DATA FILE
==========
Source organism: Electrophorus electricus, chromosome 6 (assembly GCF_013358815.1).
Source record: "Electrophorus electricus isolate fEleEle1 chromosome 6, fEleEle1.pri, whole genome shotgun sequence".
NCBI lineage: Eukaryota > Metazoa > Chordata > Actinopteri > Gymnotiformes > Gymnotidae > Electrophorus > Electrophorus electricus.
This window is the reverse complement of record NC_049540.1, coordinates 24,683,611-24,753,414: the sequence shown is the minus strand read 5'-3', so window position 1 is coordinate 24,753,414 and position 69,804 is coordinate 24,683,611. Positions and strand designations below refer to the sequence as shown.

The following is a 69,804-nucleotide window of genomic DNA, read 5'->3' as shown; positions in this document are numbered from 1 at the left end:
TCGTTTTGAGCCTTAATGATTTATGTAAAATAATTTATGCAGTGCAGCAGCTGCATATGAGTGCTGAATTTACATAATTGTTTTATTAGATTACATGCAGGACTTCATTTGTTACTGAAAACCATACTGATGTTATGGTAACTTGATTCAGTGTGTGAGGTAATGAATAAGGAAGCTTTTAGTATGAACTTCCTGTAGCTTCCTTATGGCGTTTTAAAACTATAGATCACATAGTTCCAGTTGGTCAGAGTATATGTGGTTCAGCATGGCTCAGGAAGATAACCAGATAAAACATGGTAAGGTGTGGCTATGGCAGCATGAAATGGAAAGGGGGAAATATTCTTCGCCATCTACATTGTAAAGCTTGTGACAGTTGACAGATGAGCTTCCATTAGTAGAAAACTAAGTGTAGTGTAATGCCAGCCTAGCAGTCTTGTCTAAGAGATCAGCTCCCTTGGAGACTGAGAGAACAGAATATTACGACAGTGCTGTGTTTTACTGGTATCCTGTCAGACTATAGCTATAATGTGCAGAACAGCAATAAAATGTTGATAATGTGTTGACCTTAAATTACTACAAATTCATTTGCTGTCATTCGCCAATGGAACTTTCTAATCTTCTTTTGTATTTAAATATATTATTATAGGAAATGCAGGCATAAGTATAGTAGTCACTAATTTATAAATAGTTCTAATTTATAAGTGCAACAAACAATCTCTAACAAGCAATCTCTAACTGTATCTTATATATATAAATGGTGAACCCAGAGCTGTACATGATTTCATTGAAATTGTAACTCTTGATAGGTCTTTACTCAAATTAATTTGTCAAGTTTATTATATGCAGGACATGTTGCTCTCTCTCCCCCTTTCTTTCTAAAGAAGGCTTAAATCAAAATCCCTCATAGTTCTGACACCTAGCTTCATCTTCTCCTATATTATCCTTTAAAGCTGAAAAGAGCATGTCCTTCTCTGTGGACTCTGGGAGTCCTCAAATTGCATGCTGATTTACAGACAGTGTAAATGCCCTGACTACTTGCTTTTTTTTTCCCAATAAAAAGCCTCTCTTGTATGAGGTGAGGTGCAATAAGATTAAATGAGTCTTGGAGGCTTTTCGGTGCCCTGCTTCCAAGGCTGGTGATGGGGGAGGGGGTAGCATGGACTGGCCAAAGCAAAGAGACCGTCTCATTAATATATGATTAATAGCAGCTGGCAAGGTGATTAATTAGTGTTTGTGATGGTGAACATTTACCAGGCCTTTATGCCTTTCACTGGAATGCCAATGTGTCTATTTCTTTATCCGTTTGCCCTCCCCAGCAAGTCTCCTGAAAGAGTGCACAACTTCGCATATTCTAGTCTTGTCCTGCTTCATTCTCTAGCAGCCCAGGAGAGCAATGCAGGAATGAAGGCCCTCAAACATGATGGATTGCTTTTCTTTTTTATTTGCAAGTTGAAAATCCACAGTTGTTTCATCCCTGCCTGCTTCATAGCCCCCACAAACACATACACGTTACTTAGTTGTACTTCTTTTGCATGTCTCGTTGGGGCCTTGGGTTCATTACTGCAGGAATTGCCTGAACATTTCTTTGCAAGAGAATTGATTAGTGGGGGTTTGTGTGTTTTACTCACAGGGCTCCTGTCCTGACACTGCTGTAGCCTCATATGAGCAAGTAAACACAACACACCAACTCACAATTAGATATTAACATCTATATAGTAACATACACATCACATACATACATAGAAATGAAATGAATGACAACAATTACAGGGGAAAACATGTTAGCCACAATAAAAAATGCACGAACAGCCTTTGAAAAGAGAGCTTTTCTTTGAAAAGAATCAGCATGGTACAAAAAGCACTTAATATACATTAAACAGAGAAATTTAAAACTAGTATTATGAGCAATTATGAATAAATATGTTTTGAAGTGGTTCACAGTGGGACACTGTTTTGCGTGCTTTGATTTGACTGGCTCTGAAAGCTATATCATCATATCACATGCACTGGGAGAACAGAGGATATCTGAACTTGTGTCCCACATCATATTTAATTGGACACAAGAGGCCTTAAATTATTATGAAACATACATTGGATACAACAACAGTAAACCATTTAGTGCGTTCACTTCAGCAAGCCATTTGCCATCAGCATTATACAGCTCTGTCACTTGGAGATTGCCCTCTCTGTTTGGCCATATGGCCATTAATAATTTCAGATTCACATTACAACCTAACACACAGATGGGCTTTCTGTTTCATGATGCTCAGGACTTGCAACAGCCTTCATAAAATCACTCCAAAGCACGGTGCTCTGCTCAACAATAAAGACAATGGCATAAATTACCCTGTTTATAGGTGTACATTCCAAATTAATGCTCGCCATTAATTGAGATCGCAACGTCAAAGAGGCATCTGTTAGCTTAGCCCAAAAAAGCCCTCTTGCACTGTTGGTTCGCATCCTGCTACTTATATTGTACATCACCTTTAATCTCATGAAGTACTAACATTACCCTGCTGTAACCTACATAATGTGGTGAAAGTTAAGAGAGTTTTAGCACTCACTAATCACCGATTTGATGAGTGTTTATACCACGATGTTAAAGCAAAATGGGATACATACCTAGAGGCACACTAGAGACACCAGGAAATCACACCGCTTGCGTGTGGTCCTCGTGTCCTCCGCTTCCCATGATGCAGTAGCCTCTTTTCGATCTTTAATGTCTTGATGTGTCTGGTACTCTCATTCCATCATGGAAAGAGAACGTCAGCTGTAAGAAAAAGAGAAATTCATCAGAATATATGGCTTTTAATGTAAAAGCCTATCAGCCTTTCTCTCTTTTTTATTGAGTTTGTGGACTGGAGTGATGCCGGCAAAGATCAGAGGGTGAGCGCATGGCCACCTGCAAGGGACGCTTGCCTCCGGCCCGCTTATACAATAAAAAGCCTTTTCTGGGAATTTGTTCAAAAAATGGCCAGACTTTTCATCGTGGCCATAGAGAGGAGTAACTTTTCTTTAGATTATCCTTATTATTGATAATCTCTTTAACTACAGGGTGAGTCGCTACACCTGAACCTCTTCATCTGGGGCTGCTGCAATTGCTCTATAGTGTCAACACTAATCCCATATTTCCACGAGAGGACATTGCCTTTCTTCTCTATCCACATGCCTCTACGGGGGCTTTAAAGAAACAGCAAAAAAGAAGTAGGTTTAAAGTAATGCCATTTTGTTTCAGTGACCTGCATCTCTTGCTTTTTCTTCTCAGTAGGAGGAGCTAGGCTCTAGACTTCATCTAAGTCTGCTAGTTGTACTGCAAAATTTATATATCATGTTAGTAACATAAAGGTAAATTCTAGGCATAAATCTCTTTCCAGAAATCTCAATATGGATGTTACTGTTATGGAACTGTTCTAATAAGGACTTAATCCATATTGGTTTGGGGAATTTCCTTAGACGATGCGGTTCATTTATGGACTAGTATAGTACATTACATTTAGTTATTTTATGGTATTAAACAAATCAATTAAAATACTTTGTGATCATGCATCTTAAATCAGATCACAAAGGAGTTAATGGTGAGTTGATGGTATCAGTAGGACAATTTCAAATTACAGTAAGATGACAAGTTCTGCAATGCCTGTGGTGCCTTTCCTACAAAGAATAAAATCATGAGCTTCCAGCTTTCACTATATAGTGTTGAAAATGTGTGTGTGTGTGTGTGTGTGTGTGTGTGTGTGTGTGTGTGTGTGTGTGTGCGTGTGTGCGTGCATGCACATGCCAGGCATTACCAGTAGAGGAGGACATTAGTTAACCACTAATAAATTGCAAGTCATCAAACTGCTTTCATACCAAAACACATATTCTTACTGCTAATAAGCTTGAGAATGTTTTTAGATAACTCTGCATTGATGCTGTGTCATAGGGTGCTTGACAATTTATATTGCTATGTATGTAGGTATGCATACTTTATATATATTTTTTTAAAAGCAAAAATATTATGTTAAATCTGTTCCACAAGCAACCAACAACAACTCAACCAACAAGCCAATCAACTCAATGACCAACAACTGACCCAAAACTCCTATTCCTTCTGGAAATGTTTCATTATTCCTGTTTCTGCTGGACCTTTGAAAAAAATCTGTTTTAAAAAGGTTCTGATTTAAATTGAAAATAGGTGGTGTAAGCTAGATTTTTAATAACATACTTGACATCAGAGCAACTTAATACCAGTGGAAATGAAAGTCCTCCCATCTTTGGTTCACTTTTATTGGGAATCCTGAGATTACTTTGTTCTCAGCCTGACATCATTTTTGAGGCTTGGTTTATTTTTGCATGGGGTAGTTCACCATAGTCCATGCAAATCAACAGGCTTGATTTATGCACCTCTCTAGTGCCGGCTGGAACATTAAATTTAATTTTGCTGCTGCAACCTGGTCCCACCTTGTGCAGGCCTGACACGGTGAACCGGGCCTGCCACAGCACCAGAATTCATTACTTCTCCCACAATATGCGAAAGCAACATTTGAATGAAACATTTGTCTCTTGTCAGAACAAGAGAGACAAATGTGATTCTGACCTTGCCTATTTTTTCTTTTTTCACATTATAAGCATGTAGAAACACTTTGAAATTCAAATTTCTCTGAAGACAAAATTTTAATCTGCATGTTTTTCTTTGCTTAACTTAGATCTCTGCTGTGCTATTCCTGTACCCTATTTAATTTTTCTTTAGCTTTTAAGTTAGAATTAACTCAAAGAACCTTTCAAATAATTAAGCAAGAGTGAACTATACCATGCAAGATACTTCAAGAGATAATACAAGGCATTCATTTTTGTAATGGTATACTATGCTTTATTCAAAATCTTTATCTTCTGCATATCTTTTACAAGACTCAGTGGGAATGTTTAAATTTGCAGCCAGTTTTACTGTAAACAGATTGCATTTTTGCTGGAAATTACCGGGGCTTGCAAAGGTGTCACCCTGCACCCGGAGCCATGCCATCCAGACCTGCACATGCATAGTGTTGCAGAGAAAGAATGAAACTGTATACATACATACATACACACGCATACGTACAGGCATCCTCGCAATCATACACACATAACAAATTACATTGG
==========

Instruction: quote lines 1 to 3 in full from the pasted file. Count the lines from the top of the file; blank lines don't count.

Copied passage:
Source organism: Electrophorus electricus, chromosome 6 (assembly GCF_013358815.1).
Source record: "Electrophorus electricus isolate fEleEle1 chromosome 6, fEleEle1.pri, whole genome shotgun sequence".
NCBI lineage: Eukaryota > Metazoa > Chordata > Actinopteri > Gymnotiformes > Gymnotidae > Electrophorus > Electrophorus electricus.